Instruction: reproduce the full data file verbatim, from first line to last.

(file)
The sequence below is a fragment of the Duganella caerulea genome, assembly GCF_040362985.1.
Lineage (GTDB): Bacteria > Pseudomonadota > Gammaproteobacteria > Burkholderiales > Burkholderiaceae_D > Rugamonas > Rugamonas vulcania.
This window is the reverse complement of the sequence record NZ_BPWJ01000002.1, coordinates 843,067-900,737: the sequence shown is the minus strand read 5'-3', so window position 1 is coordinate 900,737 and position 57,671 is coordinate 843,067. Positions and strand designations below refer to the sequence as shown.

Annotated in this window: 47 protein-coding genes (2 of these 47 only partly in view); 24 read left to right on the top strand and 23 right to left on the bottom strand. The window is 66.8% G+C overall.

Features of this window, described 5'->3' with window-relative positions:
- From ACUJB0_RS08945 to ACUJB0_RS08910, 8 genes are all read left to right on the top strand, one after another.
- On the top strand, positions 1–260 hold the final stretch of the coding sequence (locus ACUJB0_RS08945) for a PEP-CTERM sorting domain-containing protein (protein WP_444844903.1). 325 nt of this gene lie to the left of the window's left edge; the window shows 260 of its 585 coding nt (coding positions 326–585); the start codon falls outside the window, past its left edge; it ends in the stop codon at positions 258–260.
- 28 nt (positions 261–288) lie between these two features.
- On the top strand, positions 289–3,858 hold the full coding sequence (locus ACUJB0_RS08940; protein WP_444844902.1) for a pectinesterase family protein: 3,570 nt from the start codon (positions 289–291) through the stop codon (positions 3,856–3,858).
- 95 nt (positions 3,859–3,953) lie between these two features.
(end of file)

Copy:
The sequence below is a fragment of the Duganella caerulea genome, assembly GCF_040362985.1.
Lineage (GTDB): Bacteria > Pseudomonadota > Gammaproteobacteria > Burkholderiales > Burkholderiaceae_D > Rugamonas > Rugamonas vulcania.
This window is the reverse complement of the sequence record NZ_BPWJ01000002.1, coordinates 843,067-900,737: the sequence shown is the minus strand read 5'-3', so window position 1 is coordinate 900,737 and position 57,671 is coordinate 843,067. Positions and strand designations below refer to the sequence as shown.

Annotated in this window: 47 protein-coding genes (2 of these 47 only partly in view); 24 read left to right on the top strand and 23 right to left on the bottom strand. The window is 66.8% G+C overall.

Features of this window, described 5'->3' with window-relative positions:
- From ACUJB0_RS08945 to ACUJB0_RS08910, 8 genes are all read left to right on the top strand, one after another.
- On the top strand, positions 1–260 hold the final stretch of the coding sequence (locus ACUJB0_RS08945) for a PEP-CTERM sorting domain-containing protein (protein WP_444844903.1). 325 nt of this gene lie to the left of the window's left edge; the window shows 260 of its 585 coding nt (coding positions 326–585); the start codon falls outside the window, past its left edge; it ends in the stop codon at positions 258–260.
- 28 nt (positions 261–288) lie between these two features.
- On the top strand, positions 289–3,858 hold the full coding sequence (locus ACUJB0_RS08940; protein WP_444844902.1) for a pectinesterase family protein: 3,570 nt from the start codon (positions 289–291) through the stop codon (positions 3,856–3,858).
- 95 nt (positions 3,859–3,953) lie between these two features.